January 29, 2005
PARK CITY, Utah (AP by Doug Alden)--Jeremy Bloom was completely confident as the last hope for the U.S. freestyle team.
The only American to make it past the quarterfinals in the dual moguls Saturday, Bloom swept through to win his second World Cup event in three days and give the U.S. team all three men's titles.
Bloom, who led a U.S. sweep in the individual moguls on Thursday, beat Australia's Dale Begg-Smith in the final run Saturday night at Deer Valley.
``I knew going into semis and the finals that my teammates had gotten knocked off. So obviously I carried the weight of that on my shoulder,'' Bloom said. ``But I wouldn't want it any other way.''
Bloom, the former University of Colorado receiver who gave up football to concentrate on skiing and the 2006 Olympics, came through for the home crowd.
Bloom was clean off both kickers, with a 720-degree ``iron cross,'' on the first and a quad twist off the second _ twisting his skis four times high in the air and thrilling the crowd. Begg-Smith finished slightly ahead, but the time difference wasn't enough to make up for a slip at the top of the course by the Australian, giving Bloom a 24-11 win on points.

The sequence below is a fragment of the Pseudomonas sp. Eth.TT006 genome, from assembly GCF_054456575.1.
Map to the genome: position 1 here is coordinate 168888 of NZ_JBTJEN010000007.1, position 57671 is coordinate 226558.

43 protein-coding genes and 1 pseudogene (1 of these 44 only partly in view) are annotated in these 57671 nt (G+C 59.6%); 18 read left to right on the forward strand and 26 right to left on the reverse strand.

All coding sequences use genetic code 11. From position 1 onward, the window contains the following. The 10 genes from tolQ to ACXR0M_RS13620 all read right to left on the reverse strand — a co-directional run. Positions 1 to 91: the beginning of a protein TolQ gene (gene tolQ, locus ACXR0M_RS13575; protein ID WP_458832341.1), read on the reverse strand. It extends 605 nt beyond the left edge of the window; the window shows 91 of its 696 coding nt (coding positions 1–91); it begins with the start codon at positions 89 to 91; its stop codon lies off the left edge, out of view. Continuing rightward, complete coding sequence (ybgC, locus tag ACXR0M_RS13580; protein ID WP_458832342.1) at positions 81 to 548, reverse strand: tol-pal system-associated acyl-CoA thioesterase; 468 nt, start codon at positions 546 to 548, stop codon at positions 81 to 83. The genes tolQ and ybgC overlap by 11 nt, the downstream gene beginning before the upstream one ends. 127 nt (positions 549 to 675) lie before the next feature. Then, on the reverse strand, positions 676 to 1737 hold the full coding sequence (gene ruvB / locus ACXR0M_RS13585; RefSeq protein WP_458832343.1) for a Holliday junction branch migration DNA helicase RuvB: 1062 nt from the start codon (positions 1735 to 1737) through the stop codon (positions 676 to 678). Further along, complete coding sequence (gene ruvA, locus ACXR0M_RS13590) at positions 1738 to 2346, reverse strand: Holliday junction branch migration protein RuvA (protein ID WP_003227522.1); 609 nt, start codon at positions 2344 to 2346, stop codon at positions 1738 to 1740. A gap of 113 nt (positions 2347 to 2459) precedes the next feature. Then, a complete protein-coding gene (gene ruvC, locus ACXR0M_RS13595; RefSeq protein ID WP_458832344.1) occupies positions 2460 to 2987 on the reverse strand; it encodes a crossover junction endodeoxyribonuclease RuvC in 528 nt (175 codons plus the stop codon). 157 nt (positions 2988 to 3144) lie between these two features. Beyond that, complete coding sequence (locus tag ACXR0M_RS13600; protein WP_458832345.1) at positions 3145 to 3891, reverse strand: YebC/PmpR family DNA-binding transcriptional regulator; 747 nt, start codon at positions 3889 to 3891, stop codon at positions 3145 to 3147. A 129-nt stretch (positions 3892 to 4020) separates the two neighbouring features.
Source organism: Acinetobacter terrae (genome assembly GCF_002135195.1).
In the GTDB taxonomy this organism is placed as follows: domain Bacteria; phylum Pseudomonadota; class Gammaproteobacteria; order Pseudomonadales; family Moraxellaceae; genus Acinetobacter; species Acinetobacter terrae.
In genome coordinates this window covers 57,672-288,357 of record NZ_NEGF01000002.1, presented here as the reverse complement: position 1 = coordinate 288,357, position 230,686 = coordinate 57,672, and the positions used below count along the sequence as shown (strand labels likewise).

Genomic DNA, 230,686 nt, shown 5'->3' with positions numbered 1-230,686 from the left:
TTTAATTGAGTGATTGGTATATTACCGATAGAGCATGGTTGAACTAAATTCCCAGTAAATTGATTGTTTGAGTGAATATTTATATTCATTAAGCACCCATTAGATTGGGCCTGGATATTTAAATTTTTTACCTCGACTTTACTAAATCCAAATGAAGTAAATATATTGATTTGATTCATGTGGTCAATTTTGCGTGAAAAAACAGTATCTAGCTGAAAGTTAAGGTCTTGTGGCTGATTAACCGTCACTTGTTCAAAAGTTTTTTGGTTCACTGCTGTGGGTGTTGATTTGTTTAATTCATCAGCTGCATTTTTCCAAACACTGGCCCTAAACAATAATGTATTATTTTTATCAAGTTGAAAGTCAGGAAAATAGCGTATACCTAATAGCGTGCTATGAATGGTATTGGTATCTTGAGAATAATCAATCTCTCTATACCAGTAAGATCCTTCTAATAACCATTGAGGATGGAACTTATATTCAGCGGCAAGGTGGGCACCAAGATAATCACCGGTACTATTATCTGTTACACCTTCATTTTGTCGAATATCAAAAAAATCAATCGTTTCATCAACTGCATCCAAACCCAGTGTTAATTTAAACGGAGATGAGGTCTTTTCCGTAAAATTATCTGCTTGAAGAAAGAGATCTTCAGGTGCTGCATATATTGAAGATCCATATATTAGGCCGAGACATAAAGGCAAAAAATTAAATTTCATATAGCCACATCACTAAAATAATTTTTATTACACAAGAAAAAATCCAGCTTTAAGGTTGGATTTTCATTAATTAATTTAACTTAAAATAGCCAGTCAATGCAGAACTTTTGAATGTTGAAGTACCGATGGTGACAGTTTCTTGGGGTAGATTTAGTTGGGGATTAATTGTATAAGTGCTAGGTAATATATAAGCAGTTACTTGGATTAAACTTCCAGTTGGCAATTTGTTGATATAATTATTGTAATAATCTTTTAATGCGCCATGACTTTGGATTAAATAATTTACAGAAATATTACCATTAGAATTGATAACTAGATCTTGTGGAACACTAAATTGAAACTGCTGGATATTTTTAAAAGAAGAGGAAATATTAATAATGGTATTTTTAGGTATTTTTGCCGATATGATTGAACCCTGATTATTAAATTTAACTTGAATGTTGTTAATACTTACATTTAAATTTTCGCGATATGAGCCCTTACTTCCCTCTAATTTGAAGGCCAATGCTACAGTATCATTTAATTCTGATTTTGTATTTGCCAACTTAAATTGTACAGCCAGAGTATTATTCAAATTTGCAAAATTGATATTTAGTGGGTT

``I saw him blow out in the middle. I actually slowed down,'' Bloom said. ``At that point I wasn't worried about the speed anymore.''Bloom went right after the women's final, when American Hannah Kearney had a chance to win her first dual moguls against Canadian Jennifer Heil, the duals points leader.
Kearney hung with Heil until the second kicker, when she took a nasty fall on a back flip that didn't quite make it all the way around. Kearney landed on her side and slid lifelessly several yards down course. She stayed down for several minutes, but got up and pumped her arms for the fans before walking the rest of the way down.
Kearney, who had never placed in the top three in duals, finished second. She also took third in the individual moguls on Thursday.
``I'm really sore, but I'm alive,'' Kearney said. ``I feel good about my results and my skiing today, other than that last part.''
The Czech Republic's Nikola Sudova finished third, beating Norway's Kari Traa, the 2002 Olympic moguls gold medalist.
Janne Lahtela, who won the men's moguls at the 2002 Games, edged Russia's Rusian Sharifulin for third.
Of the 16 finalists in the men's event, seven were Americans, but the number was cut to two in a disastrous first round of the finals. Travis Mayer, who fell to second behind Bloom in the dual standings after falling in his first run of the final.
Nathan Roberts was the only other American to make it into the quarterfinals and had to go head-to-head with Bloom, the top qualifier. Roberts hung with Bloom through most of the course, but slipped slightly when he landed off the second kicker and Bloom won 20-15.
The dual moguls competition wrapped up the three-day event, which was dominated by the U.S. men's team. U.S. men won all three events, with Bloom winning both moguls and Ryan St. Onge winning the aerials Friday night.
Copyright © 2005 The Associated Press